What Your Hubby Wishes You Knew About Being His Wife
When my husband and I were married over 30 years ago, I didn't know what I didn't know about marriage, men, or relationships. I knew that I loved Bob and that I wanted to be with him until “death do us part,” and I thought that was enough. Love and commitment are a good starting place, but there's so much more to becoming one flesh. I had no concept of what a godly marriage was like--no understanding of the sacrifices required or the pain that two people who dearly love each other can inflict. I also couldn't imagine the joy and blessing of being married to your BFF.
Over the years I've read many books about marriage and I've come to realize that I will never be the perfect wife. I will never have it all together when it comes to “wifing.” I’m still learning things about myself and about Bob…we change, we stumble, we grow and we move forward. But along the way, I have learned some practical, biblical principles about marriage that are timeless.
At the True Woman ’10 conference in Chattanooga, I sat on the front row in a large room with hundreds of women who had come to hear my husband speak on “What Your Husband Wishes You Knew About Being His Wife.” Ouch! He has a lot to say, and isn't shy about expressing it. His words were helpful, but very convicting for so many of the women in the room–including his wife! Not that he and I haven’t talked about many of these things before; we have. But I need to hear them again. And again. I forget what I know. I start loving me more than he…
One observation Bob made during his message was that a husband needs his wife’s perspective. In our marriage, Bob has sought my input and counsel on issues. He has valued my thinking. He knows that there is wisdom in talking through situations and issues together. Although we are a team, we see things differently. And that's okay.
What's not okay is for me to express my thoughts strongly, dogmatically, and definitively in a way that chafes against his leadership. If I say by my tone, “How could you think that?”, if I'm demeaning, harsh, rolling-my-eyes…that kind of attitude drives us apart and brings pain and isolation, rather than resolution.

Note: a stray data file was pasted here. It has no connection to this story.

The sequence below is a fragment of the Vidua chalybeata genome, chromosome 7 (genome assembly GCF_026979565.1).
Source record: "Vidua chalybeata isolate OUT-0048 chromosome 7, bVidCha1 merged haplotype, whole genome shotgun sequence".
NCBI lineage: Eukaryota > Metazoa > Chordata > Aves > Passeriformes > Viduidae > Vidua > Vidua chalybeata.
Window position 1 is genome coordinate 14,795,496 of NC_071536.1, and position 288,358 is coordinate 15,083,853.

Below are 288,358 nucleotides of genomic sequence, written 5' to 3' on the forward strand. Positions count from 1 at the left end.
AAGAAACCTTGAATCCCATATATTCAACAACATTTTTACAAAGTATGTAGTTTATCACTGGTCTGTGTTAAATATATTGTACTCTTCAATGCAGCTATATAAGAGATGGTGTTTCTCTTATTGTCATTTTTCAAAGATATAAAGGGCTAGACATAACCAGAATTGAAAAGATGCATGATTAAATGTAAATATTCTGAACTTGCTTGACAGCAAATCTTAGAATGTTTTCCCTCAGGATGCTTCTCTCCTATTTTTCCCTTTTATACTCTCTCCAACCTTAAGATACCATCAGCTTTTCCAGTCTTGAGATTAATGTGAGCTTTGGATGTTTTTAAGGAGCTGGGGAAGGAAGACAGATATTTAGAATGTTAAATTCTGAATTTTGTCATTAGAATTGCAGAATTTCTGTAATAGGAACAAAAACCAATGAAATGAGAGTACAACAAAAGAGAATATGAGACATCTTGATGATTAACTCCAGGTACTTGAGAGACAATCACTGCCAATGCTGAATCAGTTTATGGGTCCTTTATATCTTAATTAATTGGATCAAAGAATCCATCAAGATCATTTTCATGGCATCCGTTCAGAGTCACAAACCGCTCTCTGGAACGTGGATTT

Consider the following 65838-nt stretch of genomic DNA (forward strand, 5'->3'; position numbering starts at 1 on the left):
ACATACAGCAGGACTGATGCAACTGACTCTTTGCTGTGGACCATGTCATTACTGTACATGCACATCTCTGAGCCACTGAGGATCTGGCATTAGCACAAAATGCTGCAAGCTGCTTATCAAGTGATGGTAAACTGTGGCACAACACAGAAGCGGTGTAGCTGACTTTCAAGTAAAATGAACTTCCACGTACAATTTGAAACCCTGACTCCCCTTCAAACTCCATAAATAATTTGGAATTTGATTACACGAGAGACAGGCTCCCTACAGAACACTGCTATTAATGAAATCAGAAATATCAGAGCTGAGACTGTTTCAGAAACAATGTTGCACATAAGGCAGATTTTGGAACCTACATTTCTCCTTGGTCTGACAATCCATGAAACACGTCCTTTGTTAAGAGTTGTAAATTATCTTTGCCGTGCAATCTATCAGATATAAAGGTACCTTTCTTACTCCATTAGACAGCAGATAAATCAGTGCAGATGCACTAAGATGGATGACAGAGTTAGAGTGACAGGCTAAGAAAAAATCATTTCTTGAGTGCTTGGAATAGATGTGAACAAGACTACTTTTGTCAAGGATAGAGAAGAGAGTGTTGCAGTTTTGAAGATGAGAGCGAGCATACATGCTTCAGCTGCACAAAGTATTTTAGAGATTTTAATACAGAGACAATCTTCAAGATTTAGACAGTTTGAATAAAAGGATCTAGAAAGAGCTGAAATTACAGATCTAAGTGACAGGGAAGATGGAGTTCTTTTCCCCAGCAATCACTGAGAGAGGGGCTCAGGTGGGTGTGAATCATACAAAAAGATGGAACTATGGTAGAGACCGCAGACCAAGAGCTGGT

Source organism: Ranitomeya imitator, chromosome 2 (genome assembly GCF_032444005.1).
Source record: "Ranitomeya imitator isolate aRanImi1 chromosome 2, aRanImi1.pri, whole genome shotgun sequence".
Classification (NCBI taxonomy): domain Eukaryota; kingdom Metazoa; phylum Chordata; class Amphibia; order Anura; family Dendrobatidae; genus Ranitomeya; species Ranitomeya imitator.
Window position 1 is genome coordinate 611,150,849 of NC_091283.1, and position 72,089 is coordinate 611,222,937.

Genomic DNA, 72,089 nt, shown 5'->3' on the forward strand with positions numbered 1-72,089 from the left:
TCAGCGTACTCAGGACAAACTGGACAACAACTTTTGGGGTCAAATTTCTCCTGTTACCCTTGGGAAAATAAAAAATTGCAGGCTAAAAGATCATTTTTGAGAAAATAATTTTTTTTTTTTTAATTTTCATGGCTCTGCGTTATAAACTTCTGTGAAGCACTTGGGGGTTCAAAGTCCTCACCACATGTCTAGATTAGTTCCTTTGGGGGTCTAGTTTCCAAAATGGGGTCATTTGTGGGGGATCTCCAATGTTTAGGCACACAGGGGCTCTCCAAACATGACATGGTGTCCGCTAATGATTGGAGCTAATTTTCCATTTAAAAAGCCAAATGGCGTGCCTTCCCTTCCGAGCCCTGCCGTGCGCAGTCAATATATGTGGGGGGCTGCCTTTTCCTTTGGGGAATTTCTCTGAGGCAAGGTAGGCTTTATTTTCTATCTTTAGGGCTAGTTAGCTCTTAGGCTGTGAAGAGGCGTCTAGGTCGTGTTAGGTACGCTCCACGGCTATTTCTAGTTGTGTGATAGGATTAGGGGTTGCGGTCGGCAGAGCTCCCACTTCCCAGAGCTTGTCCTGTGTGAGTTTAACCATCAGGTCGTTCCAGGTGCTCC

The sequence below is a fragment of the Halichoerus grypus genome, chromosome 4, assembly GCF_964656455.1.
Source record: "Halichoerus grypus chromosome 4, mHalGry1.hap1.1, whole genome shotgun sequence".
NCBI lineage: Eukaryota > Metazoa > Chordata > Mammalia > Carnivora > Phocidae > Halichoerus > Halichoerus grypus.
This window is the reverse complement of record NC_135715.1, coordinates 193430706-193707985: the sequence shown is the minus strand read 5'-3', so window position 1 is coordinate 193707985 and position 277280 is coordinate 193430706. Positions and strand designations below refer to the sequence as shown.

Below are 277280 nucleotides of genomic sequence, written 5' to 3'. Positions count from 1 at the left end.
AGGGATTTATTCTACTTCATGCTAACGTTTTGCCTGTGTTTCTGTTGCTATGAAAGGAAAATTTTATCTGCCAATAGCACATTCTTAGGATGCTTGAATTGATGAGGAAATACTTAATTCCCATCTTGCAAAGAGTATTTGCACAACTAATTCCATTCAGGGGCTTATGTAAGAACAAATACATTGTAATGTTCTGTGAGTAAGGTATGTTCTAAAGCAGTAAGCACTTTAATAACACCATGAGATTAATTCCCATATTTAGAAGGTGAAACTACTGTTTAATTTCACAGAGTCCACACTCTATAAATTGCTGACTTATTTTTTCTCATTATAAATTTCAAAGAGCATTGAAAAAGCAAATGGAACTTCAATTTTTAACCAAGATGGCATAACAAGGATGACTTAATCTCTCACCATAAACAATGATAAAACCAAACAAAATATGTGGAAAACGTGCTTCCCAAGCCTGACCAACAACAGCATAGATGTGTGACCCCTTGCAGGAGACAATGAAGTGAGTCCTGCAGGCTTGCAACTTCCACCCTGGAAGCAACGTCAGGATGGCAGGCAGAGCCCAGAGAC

I've learned (and continue to learn) that I must offer my thoughts with humility, grace, and deference. I must show respect and be kind. I don't want to shut down my husband; I don't want to demoralize him.
Bob, in his message at TW, also brought out the importance of giving grace and showing love to your husband when he sins or does something foolish. When I sin or mess up, does God give grace? Yes. Does He still love me? Yes, of course He does. And I'm thankful that His mercies are new every morning. But do I extend that same kind of grace to my husband when he fails? Or am I harsh, critical, and judgmental? Am I prideful, thinking that I certainly would never do something like that? But when I, as his wife, respond in grace to his failure, he sees Christ in me, is drawn to the beauty of Christ, and longs to become more Christ-like himself. That's a blessing for both of us.
Ladies, not every sin and failure needs to be brought up--sometimes we need to, in love, overlook. But, if an issue must be addressed, do so with gentleness and humility. Proverbs 19:11 says, “Good sense makes one slow to anger, and it is his glory to overlook an offense.”
One of the final issues Bob addressed in his message was the issue of…S E X. It's important. Very important. More important to our husbands than I think most of us as wives ever realize. The “coming together” of husband and wife expresses love and acceptance to her man in a way that is difficult for a woman to comprehend. Take my word for it, or better yet, ask your husband.
I’m grateful for God’s mercy and grace in my life as I continue in this journey with my husband. I’m still learning. And even though he co-hosts a radio program about marriage and speaks to couples all over the world, he’s still learning too. And that’s a good thing for both of us. He’s a good man. And I’m a blessed woman who needs regular reminders of how I can bless him.
This post was written by Mary Ann Lepine.
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